Prime Minister Narendra Modi addressed Vigyan Bhavan on “Civil Service Day” last week. Modi preached arrogantly to the nation’s top bureaucrats. The prime ministerial pulpit allows that.
But Modi addressed a wider audience. The message is dangerous and reflects an authoritarian persona hopelessly enamored with infallibility.
A prime minister can shout his own praises, but he cannot incite the bureaucracy against the political class. The prime minister did that at Vigyan Bhavan.
His main point was that all political parties—except his own, the Bharatiya Janata Party—are self-serving instruments of self-serving leaders and cannot be trusted to protect and promote public welfare, public interest, and national well-being. In a democracy, political parties cannot be eliminated, but the bureaucracy had the “duty” to judge all government initiatives.
If Modi’s anti-politics narrative takes hold in our national consciousness, we’ll just replace one strong leader with another when the time comes.
More importantly, the prime minister advised senior bureaucrats to watch out for any changes made by a newly elected state administration at the demand of its business allies.
Despite his Orwellian double-speak, the prime minister seemed to be creating an ethical narrative to justify his government’s widespread and demonstrative use of the Enforcement Directorate, the Central Bureau of Investigation, and other coercive instruments against the BJP’s political opponents. Typical political vendetta legitimization.
The newly emboldened technocratic elite—impatient with democratic restrictions and ideologically anti-people—must love the prime minister’s tirade against political parties. This new elite supports Modi’s self-interest. The new governing class revels in its partisan notions of public good, just as he thinks his actions are motivated by national interest.
Every politician smears opponents. Modi appears to have crossed another rekha. He said in Hindi, “Ye aap logon ko dekhna hi hoga, doston (You will have to look into this, friends).” The bureaucracy was invited to join a conspiratorial jugalbandi against non-BJP parties and governments. Our politicians have sunk much lower.
Of course, the prime minister has diligently used – on a massive scale – the resources and instruments of his office to build himself up as the sole national saviour, excluding his party, cabinet colleagues, the Rashtriya Swayamsevak Sangh, the Vishwa Hindu Parishad, and crony capitalists. He rises tall on his own pedestal.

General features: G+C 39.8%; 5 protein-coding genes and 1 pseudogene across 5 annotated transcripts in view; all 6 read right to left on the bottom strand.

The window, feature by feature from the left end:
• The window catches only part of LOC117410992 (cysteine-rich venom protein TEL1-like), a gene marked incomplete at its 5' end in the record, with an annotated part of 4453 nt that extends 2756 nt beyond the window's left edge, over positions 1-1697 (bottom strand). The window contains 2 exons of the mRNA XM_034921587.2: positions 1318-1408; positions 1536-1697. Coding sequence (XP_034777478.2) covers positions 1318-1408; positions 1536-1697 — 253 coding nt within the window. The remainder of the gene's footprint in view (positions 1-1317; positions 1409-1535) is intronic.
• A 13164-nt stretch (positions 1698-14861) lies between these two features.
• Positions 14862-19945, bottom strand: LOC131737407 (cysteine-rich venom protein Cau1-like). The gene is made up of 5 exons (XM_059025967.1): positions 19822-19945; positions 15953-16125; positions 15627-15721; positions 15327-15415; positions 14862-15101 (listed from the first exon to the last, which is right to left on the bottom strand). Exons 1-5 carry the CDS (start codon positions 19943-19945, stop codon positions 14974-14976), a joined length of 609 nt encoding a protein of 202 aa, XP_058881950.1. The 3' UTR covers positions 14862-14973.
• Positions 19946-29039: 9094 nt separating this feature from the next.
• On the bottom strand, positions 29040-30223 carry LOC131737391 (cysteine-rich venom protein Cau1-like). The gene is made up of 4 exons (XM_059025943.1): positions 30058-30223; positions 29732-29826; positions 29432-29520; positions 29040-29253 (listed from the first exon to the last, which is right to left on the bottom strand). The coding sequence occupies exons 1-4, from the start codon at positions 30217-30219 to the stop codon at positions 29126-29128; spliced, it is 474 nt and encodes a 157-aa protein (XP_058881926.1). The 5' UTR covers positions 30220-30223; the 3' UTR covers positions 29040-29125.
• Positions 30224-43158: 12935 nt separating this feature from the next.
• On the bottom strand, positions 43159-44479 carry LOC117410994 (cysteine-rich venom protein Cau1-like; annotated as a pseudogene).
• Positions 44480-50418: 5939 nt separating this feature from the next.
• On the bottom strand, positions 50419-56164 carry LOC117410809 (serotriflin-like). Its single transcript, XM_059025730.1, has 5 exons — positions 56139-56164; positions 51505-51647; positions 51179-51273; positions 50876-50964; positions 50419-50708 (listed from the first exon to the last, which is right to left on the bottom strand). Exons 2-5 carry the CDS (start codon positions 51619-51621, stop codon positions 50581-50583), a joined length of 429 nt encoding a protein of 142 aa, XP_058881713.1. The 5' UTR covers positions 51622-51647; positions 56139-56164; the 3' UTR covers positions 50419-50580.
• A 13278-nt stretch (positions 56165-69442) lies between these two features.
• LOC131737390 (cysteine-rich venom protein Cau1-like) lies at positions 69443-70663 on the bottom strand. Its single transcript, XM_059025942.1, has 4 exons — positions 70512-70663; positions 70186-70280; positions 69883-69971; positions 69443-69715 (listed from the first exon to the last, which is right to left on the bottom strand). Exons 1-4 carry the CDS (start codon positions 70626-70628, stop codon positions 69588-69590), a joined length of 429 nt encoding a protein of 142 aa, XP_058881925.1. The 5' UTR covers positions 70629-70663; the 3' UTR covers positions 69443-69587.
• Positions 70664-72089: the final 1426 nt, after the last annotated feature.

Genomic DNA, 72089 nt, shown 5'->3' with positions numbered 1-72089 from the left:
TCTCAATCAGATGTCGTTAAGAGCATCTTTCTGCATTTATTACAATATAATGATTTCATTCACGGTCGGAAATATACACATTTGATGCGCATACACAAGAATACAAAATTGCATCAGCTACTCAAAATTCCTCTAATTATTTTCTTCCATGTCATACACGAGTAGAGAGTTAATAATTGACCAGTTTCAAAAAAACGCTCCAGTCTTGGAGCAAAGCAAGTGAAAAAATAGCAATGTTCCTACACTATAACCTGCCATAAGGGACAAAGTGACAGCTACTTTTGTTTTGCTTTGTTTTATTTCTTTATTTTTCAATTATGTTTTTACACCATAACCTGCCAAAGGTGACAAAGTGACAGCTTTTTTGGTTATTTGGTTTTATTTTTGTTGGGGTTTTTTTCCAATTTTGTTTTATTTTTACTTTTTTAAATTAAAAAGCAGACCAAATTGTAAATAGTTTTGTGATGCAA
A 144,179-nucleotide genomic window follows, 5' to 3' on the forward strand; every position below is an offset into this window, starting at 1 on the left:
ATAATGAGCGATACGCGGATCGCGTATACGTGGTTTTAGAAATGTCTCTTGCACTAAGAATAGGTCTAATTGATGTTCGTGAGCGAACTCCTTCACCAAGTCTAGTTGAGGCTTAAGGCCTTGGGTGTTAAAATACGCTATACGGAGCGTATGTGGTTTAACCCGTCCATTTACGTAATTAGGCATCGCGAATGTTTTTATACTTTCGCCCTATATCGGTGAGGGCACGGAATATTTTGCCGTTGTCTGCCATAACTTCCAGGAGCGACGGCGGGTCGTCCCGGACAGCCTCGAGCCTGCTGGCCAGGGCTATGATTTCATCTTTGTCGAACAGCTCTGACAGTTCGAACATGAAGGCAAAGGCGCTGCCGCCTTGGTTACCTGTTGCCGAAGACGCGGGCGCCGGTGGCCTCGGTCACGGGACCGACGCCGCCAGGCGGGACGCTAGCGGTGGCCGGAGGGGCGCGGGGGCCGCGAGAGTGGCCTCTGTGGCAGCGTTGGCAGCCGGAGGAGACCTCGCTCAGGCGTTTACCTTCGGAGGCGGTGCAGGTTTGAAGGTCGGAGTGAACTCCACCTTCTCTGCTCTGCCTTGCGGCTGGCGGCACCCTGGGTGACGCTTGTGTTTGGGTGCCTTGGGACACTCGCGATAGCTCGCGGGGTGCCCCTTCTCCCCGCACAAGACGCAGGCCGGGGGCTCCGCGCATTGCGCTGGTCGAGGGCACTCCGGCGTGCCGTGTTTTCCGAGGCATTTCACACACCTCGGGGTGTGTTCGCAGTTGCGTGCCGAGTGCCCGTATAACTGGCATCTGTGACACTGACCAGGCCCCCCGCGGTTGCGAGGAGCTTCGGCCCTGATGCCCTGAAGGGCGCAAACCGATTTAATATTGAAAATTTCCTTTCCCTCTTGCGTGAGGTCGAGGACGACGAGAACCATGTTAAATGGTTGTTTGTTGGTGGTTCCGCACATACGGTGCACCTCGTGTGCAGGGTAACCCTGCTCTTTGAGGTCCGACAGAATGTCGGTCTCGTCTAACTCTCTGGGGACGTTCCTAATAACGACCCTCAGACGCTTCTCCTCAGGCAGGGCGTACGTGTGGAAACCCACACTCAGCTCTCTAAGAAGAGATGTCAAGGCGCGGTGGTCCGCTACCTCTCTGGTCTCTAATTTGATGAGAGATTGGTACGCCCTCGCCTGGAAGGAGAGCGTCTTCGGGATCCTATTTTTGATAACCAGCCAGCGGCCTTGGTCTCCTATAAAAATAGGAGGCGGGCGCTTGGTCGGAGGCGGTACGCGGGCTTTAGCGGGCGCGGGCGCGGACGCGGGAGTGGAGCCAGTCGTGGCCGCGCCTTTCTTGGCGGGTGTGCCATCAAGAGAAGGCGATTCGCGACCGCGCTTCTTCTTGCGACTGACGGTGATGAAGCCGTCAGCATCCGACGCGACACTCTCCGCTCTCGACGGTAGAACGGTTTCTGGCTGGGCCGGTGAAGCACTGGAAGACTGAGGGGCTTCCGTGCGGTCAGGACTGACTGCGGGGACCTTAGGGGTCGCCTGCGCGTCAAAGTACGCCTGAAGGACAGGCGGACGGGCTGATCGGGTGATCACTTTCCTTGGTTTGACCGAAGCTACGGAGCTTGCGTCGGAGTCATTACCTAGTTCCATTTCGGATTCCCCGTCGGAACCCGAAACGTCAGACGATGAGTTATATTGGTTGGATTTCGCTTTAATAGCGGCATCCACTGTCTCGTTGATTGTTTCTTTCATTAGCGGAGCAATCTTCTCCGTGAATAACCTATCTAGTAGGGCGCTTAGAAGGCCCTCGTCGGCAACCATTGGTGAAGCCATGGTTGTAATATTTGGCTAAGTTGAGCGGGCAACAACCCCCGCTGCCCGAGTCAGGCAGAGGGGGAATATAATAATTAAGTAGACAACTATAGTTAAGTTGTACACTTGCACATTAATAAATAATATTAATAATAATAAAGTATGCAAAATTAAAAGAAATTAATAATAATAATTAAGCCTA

His new doctrine outlaws disagreement. Civil society and democratic dissent are forgotten.
His huge media machine has corroded all other political leaders and parties by labeling them polluted and corrupt. A new dogma invalidates dissent to his regime. Civil society and democratic dissent are already forgotten. Order, stability, and prosperity face the Great Demagogue.
This is not the first time people, external and internal forces and circumstances have destroyed popular trust in the political elite and its ability to guide the Indian State. In 1991, we jointly trusted the market’s curative power.
The political class had lost its self-confidence and voluntarily handed dominate territory and moral aura to the “animal spirits” of our business community and civil society, who ritually shouted “good governance.” Chief ministers preferred CEO titles.
This misunderstanding meant the political elite never regained its old elan or popular trust. Judiciary, other institutions, and civil society invaded political parties. New forces, persons, ideological pretensions, and interests strove to impose themselves.
After the “terror” age began, Indian society sought a “strong” government to protect us from external and internal threats. This need for a “strong” and “decisive” ruling arrangement obviously undermined democratic methods of discussion, bargaining, adjustment, and consensus-building among our society’s many fault lines.
Finally, in 2014, the Narendra Modi Project was presented to a susceptible audience as the solution to our polity’s anxieties and disenchantments. He earned clear mandates in 2014 and 2019 to restore democratic energy and social harmony.
Nearly ten years later, the Modi experiment is inefficient like any dictatorial regime. However, the prime minister and his drumbeaters are deliberately degrading all pre-2014 regimes’ democratic mandates and constitutional sanctions.
The prime minister and his hit squads should then delegitimize all constitutional institutions—judiciary, parliament, political parties—as dens of anti-national emotions. Unsurprisingly, Uttar Pradesh police lawlessness is being pushed as a necessary shortcut.
Modi is the high priest of this anti-politics religion. More mayhem follows. The much-maligned Nehruvian years gave India a democratic culture that helped resolve succession crises, but the current emphasis on one man is draining the republican vigor of the country. If Modi’s anti-politics narrative takes hold in our national consciousness, we’ll just replace one strong leader with another when the time comes.